SHIRLEY — When all but one of the zoning changes MassDevelopment proposed for Devens were approved at Super Town Meetings in Ayer, Harvard and Shirley last year, one of the changes allowed a senior housing complex to be built next to the Ayer Shirley Regional Middle School on Hospital Road, an area on the Devens perimeter and within the DREZ where a military housing development stood in Fort Devens days.
With the so-called “Shirley housing area” long since razed and the other projects allowed in Devens already underway, the state agency temporarily in charge of Devens is beginning to unveil its development plan for the 3 1/2 -acre site, which includes a 120-unit senior housing complex with at least 25 percent affordable units.
At the selectmen’s meeting Monday night, MassDevelopment Real Estate Project Manager Ed Starzec and Betsy Crum, executive director of the Women’s Institute, the nonprofit developer picked for the project, provided an outline of their plans.
Mapping out the project, Crum said it would proceed in two phases. Phase one calls for 58 units, all for seniors 62 and over. The focus will be on independent living with a case management social worker on site and health services brought in from the start, with interior space for medical professionals. Other common amenities will include kitchen facilities, hopefully with on-site meals offered once a day, and housekeeping.
Crum said her group has secured $400,000 in pre-development financing and is optimistic that more will follow. “The government has made senior housing a priority,” she said.
Starzec said the senior housing units would be the first structures but not the last that MassDevelopment envisions for the site. “We see it as a springboard to developing the rest of the site,” he said, envisioning retail space and recreational uses as well.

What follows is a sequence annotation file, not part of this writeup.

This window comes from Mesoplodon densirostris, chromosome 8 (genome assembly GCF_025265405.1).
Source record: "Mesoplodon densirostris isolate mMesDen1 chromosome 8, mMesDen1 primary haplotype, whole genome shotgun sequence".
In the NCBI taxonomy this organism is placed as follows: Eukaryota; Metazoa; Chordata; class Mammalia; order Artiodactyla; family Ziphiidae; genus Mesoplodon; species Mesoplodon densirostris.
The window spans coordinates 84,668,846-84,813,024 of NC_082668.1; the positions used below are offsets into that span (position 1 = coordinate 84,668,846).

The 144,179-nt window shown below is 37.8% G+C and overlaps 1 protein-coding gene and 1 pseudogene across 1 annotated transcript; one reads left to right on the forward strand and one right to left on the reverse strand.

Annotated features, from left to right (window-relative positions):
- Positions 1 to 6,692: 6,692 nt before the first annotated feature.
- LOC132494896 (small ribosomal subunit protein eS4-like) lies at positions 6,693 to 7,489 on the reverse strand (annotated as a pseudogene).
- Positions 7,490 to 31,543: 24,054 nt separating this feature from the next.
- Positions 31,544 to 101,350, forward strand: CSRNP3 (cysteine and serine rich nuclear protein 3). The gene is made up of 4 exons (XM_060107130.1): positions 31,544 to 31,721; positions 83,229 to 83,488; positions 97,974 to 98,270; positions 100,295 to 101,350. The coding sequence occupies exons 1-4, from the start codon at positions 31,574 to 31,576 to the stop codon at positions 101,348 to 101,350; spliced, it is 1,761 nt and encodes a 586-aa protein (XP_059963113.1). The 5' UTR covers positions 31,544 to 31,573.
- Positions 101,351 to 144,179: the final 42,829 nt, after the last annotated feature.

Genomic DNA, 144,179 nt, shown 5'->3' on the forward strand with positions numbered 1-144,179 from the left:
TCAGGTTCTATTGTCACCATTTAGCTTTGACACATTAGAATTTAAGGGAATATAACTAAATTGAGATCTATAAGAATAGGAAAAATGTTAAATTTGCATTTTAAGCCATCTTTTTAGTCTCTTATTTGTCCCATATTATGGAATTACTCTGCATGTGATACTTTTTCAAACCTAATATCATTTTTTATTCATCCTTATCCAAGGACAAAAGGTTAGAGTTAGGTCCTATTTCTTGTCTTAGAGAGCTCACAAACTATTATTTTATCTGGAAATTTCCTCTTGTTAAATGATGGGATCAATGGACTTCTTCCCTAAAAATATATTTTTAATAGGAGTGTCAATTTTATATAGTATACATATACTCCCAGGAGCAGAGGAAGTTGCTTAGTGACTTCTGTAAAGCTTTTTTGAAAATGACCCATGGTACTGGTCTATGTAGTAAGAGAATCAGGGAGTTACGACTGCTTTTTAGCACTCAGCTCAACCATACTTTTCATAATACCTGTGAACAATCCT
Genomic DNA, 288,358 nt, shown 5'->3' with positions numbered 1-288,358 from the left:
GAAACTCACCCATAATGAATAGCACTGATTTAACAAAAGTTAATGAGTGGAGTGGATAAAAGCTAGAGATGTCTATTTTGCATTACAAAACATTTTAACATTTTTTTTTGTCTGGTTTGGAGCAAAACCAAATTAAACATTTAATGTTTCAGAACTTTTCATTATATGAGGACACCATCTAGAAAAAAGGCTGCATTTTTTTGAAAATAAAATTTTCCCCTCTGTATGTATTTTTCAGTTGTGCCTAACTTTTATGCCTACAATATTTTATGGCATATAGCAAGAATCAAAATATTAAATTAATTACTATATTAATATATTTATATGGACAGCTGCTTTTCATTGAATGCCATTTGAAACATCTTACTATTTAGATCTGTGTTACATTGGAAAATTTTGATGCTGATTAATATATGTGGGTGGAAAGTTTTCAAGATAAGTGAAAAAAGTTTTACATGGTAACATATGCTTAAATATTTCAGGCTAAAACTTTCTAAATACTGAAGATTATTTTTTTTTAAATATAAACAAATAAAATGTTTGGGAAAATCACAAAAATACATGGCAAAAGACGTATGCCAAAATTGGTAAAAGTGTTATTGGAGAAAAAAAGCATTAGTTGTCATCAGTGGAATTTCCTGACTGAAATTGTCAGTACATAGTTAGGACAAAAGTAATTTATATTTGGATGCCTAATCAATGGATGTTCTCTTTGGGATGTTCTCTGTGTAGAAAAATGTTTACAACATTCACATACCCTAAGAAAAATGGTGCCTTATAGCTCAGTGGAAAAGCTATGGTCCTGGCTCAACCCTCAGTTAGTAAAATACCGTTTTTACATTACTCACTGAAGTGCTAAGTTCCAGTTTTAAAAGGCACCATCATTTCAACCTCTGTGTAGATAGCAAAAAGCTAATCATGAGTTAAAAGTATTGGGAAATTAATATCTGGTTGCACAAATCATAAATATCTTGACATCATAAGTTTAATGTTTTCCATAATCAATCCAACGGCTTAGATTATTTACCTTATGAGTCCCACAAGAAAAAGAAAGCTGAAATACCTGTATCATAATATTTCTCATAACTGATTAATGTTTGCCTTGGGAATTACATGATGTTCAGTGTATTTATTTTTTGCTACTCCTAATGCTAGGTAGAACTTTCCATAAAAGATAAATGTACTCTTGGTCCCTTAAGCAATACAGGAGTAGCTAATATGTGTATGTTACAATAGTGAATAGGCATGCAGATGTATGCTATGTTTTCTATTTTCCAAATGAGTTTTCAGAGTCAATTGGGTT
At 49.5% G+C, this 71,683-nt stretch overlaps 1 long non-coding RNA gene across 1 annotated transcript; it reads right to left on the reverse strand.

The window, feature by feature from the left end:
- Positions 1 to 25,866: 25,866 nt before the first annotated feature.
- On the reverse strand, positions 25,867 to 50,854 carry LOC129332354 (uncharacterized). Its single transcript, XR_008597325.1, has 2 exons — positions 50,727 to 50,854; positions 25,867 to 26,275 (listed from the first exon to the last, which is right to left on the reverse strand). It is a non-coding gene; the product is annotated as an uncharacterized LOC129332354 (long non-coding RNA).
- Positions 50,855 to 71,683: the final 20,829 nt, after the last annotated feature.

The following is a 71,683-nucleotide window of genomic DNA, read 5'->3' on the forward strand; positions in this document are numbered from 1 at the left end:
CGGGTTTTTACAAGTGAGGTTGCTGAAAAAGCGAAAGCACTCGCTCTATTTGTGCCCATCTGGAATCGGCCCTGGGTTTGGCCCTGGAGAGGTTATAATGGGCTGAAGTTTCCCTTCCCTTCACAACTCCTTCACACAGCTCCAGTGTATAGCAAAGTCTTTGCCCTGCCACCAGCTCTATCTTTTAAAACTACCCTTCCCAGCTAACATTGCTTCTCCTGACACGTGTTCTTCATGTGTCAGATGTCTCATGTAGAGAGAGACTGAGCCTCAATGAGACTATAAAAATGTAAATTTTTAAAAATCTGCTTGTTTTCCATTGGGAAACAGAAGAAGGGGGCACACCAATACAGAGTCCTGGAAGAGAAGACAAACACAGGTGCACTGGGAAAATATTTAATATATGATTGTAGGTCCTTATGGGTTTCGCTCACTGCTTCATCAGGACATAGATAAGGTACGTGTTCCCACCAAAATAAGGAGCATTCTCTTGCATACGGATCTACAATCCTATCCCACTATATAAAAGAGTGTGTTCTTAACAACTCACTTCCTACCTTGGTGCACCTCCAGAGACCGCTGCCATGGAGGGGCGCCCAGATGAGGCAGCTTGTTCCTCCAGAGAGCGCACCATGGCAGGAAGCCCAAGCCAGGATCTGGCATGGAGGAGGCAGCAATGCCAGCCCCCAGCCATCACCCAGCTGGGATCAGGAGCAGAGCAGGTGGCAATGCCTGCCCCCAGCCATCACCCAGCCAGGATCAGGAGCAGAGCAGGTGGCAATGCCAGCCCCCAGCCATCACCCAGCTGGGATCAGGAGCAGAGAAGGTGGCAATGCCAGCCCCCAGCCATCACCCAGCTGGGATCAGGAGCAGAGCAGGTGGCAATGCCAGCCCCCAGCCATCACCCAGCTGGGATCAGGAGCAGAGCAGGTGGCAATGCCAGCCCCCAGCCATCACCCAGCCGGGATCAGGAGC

Sketching her organization’s roots, Crum said the Women’s Institute was established as a non-profit in 1981 and was so named because it was formed by women. At first, it was geared to domestic violence shelters, she explained. But its vision has broadened. “Now, we serve multiple properties in Massachusetts and Connecticut,” she said.
These days, the Women’s Institute specializes in mixed income housing and have completed 1,500 units to date, Crum explained. Ideally, the developments include an on-site services component, she continued. That is, they “bring in services” via area health providers, making it possible fir people to stay in their homes as they age. “We develop relationships with providers,” she said, adding that they had already reached out to the Shirley Council on Aging, which welcomed the idea. “They were excited,” she said.
Resident Frank Esielionis pointed out that there are senior services and programs available in the area that Crum could contact, such as Meals on Wheels, senior transportation via MART and an active Council on Aging with an Outreach Coordinator.
He also suggested that there might be a way to tie into other transportation options that would take people to medical facilities in Boston, for example.
Starzec indicated that MassDevelopment might look into it. “We’re interested in regional solutions,” he said.
Town Administrator Patrice Garvin noted that the Hazen Memorial Library is across the way from the site and would likely be a well-used resource for the new residents.